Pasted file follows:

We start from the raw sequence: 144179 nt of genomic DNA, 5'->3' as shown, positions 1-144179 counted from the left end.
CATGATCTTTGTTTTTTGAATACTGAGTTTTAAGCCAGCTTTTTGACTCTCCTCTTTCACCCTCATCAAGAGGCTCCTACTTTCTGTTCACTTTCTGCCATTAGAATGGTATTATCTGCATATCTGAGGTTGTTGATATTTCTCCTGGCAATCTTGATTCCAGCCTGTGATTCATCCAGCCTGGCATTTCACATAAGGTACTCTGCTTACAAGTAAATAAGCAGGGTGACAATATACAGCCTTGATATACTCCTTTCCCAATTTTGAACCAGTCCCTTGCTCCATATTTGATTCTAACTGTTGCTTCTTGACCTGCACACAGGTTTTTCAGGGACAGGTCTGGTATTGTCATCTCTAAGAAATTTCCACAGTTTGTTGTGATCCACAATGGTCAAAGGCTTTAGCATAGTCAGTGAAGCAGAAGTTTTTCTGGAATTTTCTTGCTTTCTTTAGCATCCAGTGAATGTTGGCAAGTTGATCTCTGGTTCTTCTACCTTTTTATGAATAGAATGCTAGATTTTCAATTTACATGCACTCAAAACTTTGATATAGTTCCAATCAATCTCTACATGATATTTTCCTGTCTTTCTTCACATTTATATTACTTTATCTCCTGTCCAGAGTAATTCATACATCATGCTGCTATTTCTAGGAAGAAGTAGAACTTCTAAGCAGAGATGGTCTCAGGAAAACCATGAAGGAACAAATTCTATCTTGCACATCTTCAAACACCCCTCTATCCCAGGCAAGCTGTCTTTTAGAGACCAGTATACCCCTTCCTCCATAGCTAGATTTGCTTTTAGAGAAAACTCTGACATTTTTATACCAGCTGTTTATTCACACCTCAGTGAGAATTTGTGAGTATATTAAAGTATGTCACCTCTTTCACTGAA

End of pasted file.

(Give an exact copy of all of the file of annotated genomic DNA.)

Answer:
We start from the raw sequence: 144179 nt of genomic DNA, 5'->3' as shown, positions 1-144179 counted from the left end.
CATGATCTTTGTTTTTTGAATACTGAGTTTTAAGCCAGCTTTTTGACTCTCCTCTTTCACCCTCATCAAGAGGCTCCTACTTTCTGTTCACTTTCTGCCATTAGAATGGTATTATCTGCATATCTGAGGTTGTTGATATTTCTCCTGGCAATCTTGATTCCAGCCTGTGATTCATCCAGCCTGGCATTTCACATAAGGTACTCTGCTTACAAGTAAATAAGCAGGGTGACAATATACAGCCTTGATATACTCCTTTCCCAATTTTGAACCAGTCCCTTGCTCCATATTTGATTCTAACTGTTGCTTCTTGACCTGCACACAGGTTTTTCAGGGACAGGTCTGGTATTGTCATCTCTAAGAAATTTCCACAGTTTGTTGTGATCCACAATGGTCAAAGGCTTTAGCATAGTCAGTGAAGCAGAAGTTTTTCTGGAATTTTCTTGCTTTCTTTAGCATCCAGTGAATGTTGGCAAGTTGATCTCTGGTTCTTCTACCTTTTTATGAATAGAATGCTAGATTTTCAATTTACATGCACTCAAAACTTTGATATAGTTCCAATCAATCTCTACATGATATTTTCCTGTCTTTCTTCACATTTATATTACTTTATCTCCTGTCCAGAGTAATTCATACATCATGCTGCTATTTCTAGGAAGAAGTAGAACTTCTAAGCAGAGATGGTCTCAGGAAAACCATGAAGGAACAAATTCTATCTTGCACATCTTCAAACACCCCTCTATCCCAGGCAAGCTGTCTTTTAGAGACCAGTATACCCCTTCCTCCATAGCTAGATTTGCTTTTAGAGAAAACTCTGACATTTTTATACCAGCTGTTTATTCACACCTCAGTGAGAATTTGTGAGTATATTAAAGTATGTCACCTCTTTCACTGAA